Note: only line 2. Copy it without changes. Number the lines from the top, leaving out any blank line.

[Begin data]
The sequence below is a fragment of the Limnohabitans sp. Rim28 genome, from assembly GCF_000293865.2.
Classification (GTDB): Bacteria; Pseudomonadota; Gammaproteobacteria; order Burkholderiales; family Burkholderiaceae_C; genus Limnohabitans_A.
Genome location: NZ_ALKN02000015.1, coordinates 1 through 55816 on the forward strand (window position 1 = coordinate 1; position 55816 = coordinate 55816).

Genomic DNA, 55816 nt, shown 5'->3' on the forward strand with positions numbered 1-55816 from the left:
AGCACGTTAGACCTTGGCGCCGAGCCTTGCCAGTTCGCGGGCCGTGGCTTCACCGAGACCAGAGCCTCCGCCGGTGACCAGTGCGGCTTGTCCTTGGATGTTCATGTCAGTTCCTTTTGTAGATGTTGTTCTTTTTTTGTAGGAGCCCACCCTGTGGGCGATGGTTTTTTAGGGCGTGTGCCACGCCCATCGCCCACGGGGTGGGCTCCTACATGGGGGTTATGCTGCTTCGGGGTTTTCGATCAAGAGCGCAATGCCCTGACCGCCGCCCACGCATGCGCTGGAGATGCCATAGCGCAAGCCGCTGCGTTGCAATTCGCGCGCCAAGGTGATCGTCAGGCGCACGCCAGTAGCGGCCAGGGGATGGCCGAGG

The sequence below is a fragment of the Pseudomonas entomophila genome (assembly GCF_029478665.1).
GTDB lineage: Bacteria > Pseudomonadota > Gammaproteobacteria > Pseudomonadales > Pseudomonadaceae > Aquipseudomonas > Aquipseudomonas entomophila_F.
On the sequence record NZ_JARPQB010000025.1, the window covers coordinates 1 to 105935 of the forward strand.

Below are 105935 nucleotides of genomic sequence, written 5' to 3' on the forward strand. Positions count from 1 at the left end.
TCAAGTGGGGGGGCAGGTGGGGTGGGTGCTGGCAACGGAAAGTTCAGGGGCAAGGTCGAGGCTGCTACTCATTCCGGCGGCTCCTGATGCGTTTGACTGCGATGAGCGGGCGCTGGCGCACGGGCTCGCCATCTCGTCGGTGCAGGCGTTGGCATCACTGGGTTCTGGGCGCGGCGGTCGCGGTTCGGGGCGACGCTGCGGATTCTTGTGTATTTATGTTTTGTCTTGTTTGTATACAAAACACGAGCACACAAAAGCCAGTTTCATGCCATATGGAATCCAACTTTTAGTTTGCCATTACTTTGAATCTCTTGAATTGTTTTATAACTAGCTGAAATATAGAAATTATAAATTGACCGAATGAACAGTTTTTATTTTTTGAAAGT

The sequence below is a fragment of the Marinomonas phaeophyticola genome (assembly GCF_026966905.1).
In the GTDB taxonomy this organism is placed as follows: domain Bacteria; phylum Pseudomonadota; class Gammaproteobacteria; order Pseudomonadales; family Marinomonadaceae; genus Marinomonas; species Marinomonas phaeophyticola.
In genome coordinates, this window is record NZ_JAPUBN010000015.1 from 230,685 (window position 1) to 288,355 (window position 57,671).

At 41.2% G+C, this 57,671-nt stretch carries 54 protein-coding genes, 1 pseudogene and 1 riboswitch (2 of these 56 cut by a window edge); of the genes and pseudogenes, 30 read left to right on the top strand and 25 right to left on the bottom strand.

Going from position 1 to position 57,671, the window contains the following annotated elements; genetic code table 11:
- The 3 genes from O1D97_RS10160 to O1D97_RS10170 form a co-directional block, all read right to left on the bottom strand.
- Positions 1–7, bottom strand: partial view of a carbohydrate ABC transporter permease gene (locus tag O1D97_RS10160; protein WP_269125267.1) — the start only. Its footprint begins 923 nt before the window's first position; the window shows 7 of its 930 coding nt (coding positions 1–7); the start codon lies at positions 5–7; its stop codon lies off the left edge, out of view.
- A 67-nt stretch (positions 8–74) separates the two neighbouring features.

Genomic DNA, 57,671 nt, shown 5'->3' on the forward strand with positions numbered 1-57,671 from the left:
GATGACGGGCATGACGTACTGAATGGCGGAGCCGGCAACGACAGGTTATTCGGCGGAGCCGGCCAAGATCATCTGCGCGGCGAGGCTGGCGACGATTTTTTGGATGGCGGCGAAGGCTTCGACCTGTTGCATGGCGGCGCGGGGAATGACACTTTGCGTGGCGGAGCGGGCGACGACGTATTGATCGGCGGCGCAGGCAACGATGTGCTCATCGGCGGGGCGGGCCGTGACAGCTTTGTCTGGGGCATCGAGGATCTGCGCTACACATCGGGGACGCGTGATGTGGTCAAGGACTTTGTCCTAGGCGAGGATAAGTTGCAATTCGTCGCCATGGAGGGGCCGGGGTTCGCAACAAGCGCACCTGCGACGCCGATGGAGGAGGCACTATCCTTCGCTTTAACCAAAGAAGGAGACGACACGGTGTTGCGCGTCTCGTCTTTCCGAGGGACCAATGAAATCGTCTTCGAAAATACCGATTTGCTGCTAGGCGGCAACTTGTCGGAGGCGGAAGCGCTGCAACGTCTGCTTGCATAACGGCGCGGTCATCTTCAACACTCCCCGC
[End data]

Classification (GTDB): Bacteria; Pseudomonadota; Gammaproteobacteria; order Burkholderiales; family Burkholderiaceae_C; genus Limnohabitans_A.